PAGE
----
THE UNHOLY THREE is a mixture of improvements and failings on the original film. The only returning members of the team were Chaney and Harry Earles as the diminutive Tweedledee. Tod Browning was replaced as director by Jack Conway, owing to the former’s recent flop THE THIRTEENTH CHAIR (1929) causing him to leave MGM and go over to Universal. Ironically, part of the problem with the remake is in the reliance on sound. The audio track is muddy, which makes Earles’ and especially Ivan Linow’s dialogue (as Hercules) hard to make out. In Linow’s case, this is exacerbated by his awkward delivery and Latvian accent giving unintentional amusement when he menaces Chaney with the memorable threat: "How would you like to have me suck you one...just for luck?".
There's also the remake version of the huge ape, which unlike the original one, (a trick-photographed real normal-sized ape) was now a blatantly obvious man-in-a-monkey-suit which harks back to the Laurel and Hardy comedies like THE CHIMP, thus providing unintentional amusement.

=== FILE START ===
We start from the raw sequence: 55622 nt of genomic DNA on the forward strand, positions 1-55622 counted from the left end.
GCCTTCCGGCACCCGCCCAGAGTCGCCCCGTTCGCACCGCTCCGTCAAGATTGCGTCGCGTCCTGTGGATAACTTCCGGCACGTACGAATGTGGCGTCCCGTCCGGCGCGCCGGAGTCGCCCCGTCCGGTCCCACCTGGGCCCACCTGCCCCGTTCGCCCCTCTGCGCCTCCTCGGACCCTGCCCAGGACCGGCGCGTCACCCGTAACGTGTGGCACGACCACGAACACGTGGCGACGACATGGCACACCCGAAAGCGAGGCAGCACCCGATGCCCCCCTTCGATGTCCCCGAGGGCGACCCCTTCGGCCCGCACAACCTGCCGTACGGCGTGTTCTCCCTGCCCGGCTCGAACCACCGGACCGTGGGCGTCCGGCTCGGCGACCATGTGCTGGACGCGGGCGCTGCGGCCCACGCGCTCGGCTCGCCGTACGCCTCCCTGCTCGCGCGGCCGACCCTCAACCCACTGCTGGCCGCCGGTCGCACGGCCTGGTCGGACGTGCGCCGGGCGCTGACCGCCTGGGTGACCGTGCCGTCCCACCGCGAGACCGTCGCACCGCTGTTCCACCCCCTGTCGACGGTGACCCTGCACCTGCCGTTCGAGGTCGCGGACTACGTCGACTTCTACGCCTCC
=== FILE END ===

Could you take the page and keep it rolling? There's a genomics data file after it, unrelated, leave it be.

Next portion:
Lila Lee’s Rosie has some of the ballsy quality of Mae Busch but sorely lacks her vulnerability, coming across as phoney by comparison when she breaks down in melodramatically demonstrated tears at possibly losing Herman (a too-unbelievably sappy Elliot Nugent for her).
Where the sound aspect benefits is in allowing Chaney to show his vocal versatility to match his physical range. In this remake, audiences can now hear him impersonate the genteel old Mrs O’Grady’s falsetto as well as parrots and other voices. Such was his skill at this that he had to sign a legal document as part of publicity to attest that all voices attributed to his character were actually performed by him. The court climax and denouement are also more credible, not only because Chaney takes the witness stand as Mrs O’Grady and is revealed to be really Echo by the prosecution, but also in the aftermath he is on his way to jail when he says goodbye tenderly to Rosie – in the silent version he escapes any consequences by being unconvincingly acquitted.